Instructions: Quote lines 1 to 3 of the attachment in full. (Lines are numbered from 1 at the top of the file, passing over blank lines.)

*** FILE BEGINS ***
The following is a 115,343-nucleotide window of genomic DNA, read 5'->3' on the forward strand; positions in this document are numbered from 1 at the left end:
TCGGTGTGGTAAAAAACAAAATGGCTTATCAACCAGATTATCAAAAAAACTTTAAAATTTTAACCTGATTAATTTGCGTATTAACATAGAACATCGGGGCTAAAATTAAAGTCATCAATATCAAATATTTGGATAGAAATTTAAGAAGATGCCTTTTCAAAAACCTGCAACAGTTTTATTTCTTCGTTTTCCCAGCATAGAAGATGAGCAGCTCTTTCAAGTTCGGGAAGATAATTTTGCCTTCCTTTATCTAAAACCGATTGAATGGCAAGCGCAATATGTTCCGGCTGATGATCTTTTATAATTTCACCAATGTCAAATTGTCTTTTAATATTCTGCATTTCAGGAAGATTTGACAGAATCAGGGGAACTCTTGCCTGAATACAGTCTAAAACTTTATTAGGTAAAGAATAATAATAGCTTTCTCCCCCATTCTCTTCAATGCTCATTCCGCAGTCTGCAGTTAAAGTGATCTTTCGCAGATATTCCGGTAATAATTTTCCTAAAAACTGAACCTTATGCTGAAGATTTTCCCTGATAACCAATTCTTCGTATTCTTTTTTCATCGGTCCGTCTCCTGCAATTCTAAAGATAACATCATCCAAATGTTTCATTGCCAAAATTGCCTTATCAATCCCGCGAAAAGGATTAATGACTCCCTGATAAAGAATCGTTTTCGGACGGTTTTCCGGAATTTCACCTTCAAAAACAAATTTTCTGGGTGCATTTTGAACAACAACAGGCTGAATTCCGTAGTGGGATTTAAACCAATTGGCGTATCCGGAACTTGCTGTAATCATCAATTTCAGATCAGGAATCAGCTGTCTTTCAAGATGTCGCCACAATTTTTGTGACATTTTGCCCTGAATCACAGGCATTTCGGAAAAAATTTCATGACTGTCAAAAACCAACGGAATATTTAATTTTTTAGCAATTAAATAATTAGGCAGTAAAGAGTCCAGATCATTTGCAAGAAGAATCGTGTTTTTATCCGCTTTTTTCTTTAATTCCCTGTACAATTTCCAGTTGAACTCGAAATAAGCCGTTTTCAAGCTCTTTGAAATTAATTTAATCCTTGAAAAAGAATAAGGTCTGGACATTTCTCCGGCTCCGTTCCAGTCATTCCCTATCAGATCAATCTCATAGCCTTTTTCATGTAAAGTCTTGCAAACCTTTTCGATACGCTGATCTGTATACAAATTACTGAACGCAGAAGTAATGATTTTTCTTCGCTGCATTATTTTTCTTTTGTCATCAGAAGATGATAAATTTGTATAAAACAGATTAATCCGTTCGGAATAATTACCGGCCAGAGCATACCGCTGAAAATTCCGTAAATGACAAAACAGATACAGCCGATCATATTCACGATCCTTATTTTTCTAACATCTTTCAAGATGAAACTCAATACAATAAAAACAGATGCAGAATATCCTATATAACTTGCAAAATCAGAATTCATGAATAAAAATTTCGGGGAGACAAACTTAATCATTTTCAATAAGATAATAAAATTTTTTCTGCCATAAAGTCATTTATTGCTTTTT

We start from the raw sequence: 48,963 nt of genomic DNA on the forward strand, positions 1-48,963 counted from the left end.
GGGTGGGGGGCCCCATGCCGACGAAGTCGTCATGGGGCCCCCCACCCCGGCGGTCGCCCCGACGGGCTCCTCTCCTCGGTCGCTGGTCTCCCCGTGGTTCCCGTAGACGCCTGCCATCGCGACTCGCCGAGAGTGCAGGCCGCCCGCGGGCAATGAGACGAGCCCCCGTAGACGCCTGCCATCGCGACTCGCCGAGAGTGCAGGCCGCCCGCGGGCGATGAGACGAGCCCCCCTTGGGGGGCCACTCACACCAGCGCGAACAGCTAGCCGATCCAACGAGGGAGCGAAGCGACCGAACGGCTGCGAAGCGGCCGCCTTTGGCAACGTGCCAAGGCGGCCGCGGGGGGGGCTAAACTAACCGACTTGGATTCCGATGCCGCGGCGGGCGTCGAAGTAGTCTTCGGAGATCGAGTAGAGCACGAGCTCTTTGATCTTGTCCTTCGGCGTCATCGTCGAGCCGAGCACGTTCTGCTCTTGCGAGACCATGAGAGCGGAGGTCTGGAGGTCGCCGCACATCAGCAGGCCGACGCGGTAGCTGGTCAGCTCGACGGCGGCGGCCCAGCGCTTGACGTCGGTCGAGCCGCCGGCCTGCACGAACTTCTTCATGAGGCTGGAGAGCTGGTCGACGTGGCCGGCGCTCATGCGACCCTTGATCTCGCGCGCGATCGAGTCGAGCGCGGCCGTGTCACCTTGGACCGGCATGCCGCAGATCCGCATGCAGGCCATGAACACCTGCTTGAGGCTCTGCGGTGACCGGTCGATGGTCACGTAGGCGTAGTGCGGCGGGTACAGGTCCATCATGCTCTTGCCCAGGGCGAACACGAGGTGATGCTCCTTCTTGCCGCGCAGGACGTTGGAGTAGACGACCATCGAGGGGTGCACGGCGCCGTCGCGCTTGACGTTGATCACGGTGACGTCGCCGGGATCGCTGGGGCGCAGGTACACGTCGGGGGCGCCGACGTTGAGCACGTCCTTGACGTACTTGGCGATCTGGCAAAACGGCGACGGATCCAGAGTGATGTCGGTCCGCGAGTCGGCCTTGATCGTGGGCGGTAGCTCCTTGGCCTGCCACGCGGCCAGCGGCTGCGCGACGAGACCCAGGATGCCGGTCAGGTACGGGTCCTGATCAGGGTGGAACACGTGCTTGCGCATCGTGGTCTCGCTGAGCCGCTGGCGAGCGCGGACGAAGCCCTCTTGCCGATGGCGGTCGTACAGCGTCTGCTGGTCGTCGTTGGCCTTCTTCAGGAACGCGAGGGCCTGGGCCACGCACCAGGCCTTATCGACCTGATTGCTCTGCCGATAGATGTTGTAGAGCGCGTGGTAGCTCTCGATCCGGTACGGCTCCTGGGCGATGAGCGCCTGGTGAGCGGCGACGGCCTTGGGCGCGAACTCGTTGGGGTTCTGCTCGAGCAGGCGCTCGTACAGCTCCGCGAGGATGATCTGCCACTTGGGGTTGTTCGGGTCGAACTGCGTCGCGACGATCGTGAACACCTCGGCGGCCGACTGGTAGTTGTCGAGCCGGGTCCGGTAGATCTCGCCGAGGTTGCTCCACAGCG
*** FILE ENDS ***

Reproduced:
The following is a 115,343-nucleotide window of genomic DNA, read 5'->3' on the forward strand; positions in this document are numbered from 1 at the left end:
TCGGTGTGGTAAAAAACAAAATGGCTTATCAACCAGATTATCAAAAAAACTTTAAAATTTTAACCTGATTAATTTGCGTATTAACATAGAACATCGGGGCTAAAATTAAAGTCATCAATATCAAATATTTGGATAGAAATTTAAGAAGATGCCTTTTCAAAAACCTGCAACAGTTTTATTTCTTCGTTTTCCCAGCATAGAAGATGAGCAGCTCTTTCAAGTTCGGGAAGATAATTTTGCCTTCCTTTATCTAAAACCGATTGAATGGCAAGCGCAATATGTTCCGGCTGATGATCTTTTATAATTTCACCAATGTCAAATTGTCTTTTAATATTCTGCATTTCAGGAAGATTTGACAGAATCAGGGGAACTCTTGCCTGAATACAGTCTAAAACTTTATTAGGTAAAGAATAATAATAGCTTTCTCCCCCATTCTCTTCAATGCTCATTCCGCAGTCTGCAGTTAAAGTGATCTTTCGCAGATATTCCGGTAATAATTTTCCTAAAAACTGAACCTTATGCTGAAGATTTTCCCTGATAACCAATTCTTCGTATTCTTTTTTCATCGGTCCGTCTCCTGCAATTCTAAAGATAACATCATCCAAATGTTTCATTGCCAAAATTGCCTTATCAATCCCGCGAAAAGGATTAATGACTCCCTGATAAAGAATCGTTTTCGGACGGTTTTCCGGAATTTCACCTTCAAAAACAAATTTTCTGGGTGCATTTTGAACAACAACAGGCTGAATTCCGTAGTGGGATTTAAACCAATTGGCGTATCCGGAACTTGCTGTAATCATCAATTTCAGATCAGGAATCAGCTGTCTTTCAAGATGTCGCCACAATTTTTGTGACATTTTGCCCTGAATCACAGGCATTTCGGAAAAAATTTCATGACTGTCAAAAACCAACGGAATATTTAATTTTTTAGCAATTAAATAATTAGGCAGTAAAGAGTCCAGATCATTTGCAAGAAGAATCGTGTTTTTATCCGCTTTTTTCTTTAATTCCCTGTACAATTTCCAGTTGAACTCGAAATAAGCCGTTTTCAAGCTCTTTGAAATTAATTTAATCCTTGAAAAAGAATAAGGTCTGGACATTTCTCCGGCTCCGTTCCAGTCATTCCCTATCAGATCAATCTCATAGCCTTTTTCATGTAAAGTCTTGCAAACCTTTTCGATACGCTGATCTGTATACAAATTACTGAACGCAGAAGTAATGATTTTTCTTCGCTGCATTATTTTTCTTTTGTCATCAGAAGATGATAAATTTGTATAAAACAGATTAATCCGTTCGGAATAATTACCGGCCAGAGCATACCGCTGAAAATTCCGTAAATGACAAAACAGATACAGCCGATCATATTCACGATCCTTATTTTTCTAACATCTTTCAAGATGAAACTCAATACAATAAAAACAGATGCAGAATATCCTATATAACTTGCAAAATCAGAATTCATGAATAAAAATTTCGGGGAGACAAACTTAATCATTTTCAATAAGATAATAAAATTTTTTCTGCCATAAAGTCATTTATTGCTTTTT

We start from the raw sequence: 48,963 nt of genomic DNA on the forward strand, positions 1-48,963 counted from the left end.